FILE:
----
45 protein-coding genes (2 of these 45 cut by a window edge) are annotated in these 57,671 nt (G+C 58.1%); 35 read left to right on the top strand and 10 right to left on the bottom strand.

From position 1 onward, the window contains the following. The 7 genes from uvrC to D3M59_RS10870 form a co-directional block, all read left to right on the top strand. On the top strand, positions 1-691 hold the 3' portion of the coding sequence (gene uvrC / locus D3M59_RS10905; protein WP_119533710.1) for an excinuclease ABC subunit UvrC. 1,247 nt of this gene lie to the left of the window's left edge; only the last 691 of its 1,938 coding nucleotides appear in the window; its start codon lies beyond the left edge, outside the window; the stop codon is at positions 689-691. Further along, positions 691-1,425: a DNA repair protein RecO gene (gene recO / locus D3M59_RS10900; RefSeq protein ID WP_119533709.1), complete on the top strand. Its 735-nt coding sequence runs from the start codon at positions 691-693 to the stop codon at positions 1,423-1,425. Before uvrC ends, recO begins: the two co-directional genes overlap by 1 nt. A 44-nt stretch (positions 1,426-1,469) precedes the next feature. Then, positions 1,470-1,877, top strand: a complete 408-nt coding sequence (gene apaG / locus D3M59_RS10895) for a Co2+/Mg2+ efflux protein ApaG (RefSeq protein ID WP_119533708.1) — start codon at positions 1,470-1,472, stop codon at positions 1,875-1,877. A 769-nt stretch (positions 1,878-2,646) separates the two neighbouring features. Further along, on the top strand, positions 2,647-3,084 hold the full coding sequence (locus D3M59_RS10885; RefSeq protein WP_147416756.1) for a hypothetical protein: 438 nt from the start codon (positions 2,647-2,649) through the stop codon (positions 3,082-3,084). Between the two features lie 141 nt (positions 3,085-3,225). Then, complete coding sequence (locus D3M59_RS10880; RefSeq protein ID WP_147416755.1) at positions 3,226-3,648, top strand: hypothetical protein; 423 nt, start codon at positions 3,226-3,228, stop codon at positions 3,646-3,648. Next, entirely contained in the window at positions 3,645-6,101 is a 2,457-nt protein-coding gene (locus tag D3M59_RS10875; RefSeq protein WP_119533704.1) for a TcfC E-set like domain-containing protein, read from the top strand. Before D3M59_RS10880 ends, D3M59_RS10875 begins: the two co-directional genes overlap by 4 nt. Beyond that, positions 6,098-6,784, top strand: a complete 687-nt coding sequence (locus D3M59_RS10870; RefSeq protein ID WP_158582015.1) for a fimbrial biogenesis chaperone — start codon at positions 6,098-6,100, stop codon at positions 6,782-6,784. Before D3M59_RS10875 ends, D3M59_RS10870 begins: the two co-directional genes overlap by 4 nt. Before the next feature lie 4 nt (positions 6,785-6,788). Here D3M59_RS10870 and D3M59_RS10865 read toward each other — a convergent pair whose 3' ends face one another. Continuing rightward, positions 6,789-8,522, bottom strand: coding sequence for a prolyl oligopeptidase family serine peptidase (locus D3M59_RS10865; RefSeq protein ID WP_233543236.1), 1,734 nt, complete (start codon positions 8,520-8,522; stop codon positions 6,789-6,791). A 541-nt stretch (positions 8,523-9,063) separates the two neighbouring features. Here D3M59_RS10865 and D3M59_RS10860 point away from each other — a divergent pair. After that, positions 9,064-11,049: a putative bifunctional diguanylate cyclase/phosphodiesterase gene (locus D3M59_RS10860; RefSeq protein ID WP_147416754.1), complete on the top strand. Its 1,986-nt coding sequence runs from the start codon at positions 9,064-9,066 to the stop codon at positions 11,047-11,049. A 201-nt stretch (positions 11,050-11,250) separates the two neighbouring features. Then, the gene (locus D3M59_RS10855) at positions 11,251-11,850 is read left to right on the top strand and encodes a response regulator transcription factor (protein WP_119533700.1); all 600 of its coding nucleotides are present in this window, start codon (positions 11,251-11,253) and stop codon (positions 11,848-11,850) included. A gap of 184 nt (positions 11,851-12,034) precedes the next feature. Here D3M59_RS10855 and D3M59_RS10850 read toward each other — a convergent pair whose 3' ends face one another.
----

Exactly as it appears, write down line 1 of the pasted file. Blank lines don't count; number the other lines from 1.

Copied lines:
45 protein-coding genes (2 of these 45 cut by a window edge) are annotated in these 57,671 nt (G+C 58.1%); 35 read left to right on the top strand and 10 right to left on the bottom strand.